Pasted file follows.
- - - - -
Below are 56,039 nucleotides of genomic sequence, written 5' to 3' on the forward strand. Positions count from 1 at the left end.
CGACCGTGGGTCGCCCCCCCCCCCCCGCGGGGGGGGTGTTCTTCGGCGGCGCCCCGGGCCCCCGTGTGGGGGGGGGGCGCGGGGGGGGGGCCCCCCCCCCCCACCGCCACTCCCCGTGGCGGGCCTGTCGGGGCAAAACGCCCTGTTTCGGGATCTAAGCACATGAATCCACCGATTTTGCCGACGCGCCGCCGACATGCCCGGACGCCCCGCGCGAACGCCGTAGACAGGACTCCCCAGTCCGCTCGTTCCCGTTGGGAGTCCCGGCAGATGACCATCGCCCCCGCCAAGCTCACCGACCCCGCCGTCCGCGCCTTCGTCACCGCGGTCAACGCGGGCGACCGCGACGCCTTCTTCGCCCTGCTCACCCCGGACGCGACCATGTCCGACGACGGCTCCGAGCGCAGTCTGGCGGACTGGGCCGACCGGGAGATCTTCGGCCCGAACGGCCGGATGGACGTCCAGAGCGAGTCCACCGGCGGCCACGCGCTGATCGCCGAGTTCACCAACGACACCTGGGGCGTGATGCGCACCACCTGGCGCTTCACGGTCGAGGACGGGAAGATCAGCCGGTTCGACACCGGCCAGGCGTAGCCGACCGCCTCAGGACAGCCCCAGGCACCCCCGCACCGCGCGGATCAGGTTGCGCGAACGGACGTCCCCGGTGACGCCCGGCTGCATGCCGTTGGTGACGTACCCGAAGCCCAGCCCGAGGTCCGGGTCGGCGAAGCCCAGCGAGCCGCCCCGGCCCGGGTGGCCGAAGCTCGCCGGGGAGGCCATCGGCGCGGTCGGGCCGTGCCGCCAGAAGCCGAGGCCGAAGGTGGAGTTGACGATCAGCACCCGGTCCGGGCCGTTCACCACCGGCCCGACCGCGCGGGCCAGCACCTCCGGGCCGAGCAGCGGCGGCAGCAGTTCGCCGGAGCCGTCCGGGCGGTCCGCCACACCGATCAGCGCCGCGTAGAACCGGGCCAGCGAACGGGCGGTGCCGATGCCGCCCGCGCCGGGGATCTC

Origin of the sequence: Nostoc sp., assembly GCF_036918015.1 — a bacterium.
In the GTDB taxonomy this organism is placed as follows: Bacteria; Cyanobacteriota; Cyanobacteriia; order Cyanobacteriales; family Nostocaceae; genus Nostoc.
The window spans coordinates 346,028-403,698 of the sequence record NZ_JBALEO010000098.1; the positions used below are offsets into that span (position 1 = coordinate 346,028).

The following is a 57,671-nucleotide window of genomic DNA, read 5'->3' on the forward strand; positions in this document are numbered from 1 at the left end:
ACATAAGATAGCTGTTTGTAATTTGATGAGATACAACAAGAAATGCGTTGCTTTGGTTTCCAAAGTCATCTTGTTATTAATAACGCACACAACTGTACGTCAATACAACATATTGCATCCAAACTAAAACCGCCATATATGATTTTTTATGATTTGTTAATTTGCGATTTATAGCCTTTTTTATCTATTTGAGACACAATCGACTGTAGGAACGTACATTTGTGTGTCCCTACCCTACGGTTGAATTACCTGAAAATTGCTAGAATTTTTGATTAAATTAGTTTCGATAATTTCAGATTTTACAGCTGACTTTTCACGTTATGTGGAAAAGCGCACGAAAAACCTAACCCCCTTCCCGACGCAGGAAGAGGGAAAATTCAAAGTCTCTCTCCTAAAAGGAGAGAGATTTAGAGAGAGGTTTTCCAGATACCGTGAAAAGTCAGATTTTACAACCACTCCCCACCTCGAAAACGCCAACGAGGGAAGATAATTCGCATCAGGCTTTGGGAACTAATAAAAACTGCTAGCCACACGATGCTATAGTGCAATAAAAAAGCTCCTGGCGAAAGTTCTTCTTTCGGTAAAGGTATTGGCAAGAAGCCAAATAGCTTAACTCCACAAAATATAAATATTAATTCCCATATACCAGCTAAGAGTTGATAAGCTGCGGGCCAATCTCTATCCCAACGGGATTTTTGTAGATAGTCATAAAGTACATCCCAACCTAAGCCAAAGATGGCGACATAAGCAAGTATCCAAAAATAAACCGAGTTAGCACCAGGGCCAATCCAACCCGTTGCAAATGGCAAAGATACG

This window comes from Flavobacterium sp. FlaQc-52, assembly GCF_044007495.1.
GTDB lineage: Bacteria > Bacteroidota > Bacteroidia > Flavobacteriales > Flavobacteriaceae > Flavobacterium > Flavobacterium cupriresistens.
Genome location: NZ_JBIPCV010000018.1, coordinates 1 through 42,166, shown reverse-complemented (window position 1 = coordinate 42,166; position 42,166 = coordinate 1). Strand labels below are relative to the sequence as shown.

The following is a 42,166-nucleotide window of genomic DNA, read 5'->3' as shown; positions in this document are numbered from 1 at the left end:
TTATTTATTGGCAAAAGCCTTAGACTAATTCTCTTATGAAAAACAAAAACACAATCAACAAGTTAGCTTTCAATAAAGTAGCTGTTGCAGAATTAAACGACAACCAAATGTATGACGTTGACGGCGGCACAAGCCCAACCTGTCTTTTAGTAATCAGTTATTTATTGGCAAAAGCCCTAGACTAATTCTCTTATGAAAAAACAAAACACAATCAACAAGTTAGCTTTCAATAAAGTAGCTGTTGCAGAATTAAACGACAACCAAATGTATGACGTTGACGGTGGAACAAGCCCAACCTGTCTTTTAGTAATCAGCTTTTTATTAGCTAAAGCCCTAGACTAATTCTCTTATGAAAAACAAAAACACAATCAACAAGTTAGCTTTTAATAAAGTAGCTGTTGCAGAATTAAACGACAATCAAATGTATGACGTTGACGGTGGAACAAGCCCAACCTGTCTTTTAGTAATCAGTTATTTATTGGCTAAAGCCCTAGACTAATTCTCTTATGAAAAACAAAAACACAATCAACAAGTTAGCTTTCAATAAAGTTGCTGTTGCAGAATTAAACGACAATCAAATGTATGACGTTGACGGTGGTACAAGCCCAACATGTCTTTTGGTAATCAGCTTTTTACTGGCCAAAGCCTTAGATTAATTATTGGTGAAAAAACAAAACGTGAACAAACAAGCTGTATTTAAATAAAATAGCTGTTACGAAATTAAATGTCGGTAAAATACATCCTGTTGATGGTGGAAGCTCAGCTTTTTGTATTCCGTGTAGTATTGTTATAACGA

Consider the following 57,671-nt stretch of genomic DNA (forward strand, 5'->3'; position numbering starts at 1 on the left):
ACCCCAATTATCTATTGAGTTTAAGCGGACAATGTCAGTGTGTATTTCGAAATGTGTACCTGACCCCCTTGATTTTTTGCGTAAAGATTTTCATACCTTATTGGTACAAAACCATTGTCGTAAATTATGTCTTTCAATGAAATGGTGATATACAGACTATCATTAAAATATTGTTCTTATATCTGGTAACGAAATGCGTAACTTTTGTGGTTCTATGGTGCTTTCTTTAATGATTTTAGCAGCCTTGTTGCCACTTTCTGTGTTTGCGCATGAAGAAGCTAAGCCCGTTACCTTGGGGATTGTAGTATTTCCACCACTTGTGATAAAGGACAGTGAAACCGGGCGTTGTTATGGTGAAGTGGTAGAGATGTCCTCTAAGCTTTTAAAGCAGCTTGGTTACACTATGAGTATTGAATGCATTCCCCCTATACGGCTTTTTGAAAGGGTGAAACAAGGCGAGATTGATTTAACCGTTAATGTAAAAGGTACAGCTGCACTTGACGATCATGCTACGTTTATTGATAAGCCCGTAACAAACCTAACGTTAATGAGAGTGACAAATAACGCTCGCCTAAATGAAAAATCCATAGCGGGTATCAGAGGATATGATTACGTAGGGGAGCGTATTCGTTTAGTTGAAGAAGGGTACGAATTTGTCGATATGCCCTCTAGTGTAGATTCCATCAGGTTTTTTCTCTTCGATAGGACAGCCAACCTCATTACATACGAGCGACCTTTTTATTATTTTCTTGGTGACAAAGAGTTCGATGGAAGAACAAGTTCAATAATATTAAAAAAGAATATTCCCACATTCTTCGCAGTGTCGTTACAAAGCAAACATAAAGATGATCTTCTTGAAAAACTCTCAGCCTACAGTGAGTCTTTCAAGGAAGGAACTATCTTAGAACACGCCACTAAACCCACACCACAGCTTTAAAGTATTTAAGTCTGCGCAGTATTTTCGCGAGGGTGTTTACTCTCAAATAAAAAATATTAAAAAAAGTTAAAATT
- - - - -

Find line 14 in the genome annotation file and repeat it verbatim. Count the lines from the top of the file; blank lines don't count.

ACCCCAATTATCTATTGAGTTTAAGCGGACAATGTCAGTGTGTATTTCGAAATGTGTACCTGACCCCCTTGATTTTTTGCGTAAAGATTTTCATACCTTATTGGTACAAAACCATTGTCGTAAATTATGTCTTTCAATGAAATGGTGATATACAGACTATCATTAAAATATTGTTCTTATATCTGGTAACGAAATGCGTAACTTTTGTGGTTCTATGGTGCTTTCTTTAATGATTTTAGCAGCCTTGTTGCCACTTTCTGTGTTTGCGCATGAAGAAGCTAAGCCCGTTACCTTGGGGATTGTAGTATTTCCACCACTTGTGATAAAGGACAGTGAAACCGGGCGTTGTTATGGTGAAGTGGTAGAGATGTCCTCTAAGCTTTTAAAGCAGCTTGGTTACACTATGAGTATTGAATGCATTCCCCCTATACGGCTTTTTGAAAGGGTGAAACAAGGCGAGATTGATTTAACCGTTAATGTAAAAGGTACAGCTGCACTTGACGATCATGCTACGTTTATTGATAAGCCCGTAACAAACCTAACGTTAATGAGAGTGACAAATAACGCTCGCCTAAATGAAAAATCCATAGCGGGTATCAGAGGATATGATTACGTAGGGGAGCGTATTCGTTTAGTTGAAGAAGGGTACGAATTTGTCGATATGCCCTCTAGTGTAGATTCCATCAGGTTTTTTCTCTTCGATAGGACAGCCAACCTCATTACATACGAGCGACCTTTTTATTATTTTCTTGGTGACAAAGAGTTCGATGGAAGAACAAGTTCAATAATATTAAAAAAGAATATTCCCACATTCTTCGCAGTGTCGTTACAAAGCAAACATAAAGATGATCTTCTTGAAAAACTCTCAGCCTACAGTGAGTCTTTCAAGGAAGGAACTATCTTAGAACACGCCACTAAACCCACACCACAGCTTTAAAGTATTTAAGTCTGCGCAGTATTTTCGCGAGGGTGTTTACTCTCAAATAAAAAATATTAAAAAAAGTTAAAATT